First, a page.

No equipment lessor wants to find itself a creditor of a lessee in a reorganization case under chapter 11 of the U.S. Bankruptcy Code (the Bankruptcy Code).  However, when such a situation arises, a lessor is not without recourse – even where the facts give rise to situations not specifically addressed by the Bankruptcy Code.  This post considers two scenarios highlighting the exposure creditor-lessors may face in the bankruptcy context and provides guidance for minimizing risk of losses: first, when a debtor-lessee continues to use the subject equipment without payment; and second, where the debtor-lessee no longer uses the subject equipment but has not rejected the underlying lease.

The treatment of unexpired leases and executory contracts (which encompasses equipment leases) is codified in section 365 of the Bankruptcy Code.  Section 365 provides, in relevant part, that a chapter 11 debtor-lessee is required to perform under the equipment lease after 60 days from entry of the order of relief until the lease is assumed or rejected.[1]  A chapter 11 debtor-lessee may assume or reject an equipment lease any time before confirmation of the chapter 11 plan.[2]  The time period between the bankruptcy filing and the time the equipment lease is assumed or rejected is, in effect, the “limbo period.”  With the exception of the debtor-lessee’s obligations under section 365(d)(5), during the limbo period, the lease is enforceable by, but not against, the debtor-lessee.  Accordingly, it is in this limbo period where equipment lessors can be most vulnerable to non-payment and depreciation in the value of the equipment, for example through continued use or lack of maintenance.  It is this exact potential exposure that section 365(d)(5) should minimize.  Yet, as the hypothetical scenarios illustrate, provisions of the Bankruptcy Code may assist in minimizing lessors’ potential losses, but lessors must play an active role to maximize the protections afforded by the Bankruptcy Code.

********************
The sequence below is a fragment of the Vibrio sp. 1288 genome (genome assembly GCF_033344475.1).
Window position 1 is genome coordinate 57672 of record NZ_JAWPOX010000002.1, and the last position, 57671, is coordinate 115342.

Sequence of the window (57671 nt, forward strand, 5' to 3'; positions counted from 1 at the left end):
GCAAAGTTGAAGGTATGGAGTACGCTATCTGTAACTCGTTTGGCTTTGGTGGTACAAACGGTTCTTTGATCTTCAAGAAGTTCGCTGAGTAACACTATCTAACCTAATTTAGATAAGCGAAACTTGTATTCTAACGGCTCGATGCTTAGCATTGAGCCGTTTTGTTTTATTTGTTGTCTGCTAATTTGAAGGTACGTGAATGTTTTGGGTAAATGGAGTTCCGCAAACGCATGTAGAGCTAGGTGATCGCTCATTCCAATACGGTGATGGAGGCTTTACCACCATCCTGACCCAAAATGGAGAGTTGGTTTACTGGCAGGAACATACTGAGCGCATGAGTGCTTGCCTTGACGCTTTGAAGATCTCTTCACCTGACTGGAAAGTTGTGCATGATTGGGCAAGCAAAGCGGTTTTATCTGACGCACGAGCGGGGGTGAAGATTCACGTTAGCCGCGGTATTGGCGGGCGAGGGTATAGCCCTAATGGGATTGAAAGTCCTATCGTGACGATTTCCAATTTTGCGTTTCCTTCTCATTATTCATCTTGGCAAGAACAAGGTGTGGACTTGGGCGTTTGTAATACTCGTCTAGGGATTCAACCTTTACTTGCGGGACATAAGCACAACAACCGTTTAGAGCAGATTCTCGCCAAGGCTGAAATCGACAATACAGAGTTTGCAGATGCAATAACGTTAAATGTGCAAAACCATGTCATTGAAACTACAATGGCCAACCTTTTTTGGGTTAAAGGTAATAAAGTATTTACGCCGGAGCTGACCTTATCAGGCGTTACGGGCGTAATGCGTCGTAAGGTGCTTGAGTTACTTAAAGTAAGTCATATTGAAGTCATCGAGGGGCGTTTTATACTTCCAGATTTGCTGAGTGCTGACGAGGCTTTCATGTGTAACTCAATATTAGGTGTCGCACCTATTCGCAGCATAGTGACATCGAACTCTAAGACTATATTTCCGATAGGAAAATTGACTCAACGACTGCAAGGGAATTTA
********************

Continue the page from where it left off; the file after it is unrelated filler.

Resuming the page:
Consider the following:

  1. A lessee files for bankruptcy protection, continues to use equipment subject to a lease, but does so without making payments (or without making the full contract-rate payment) to the lessor during the limbo period. What recourse, if any, does the lessor have?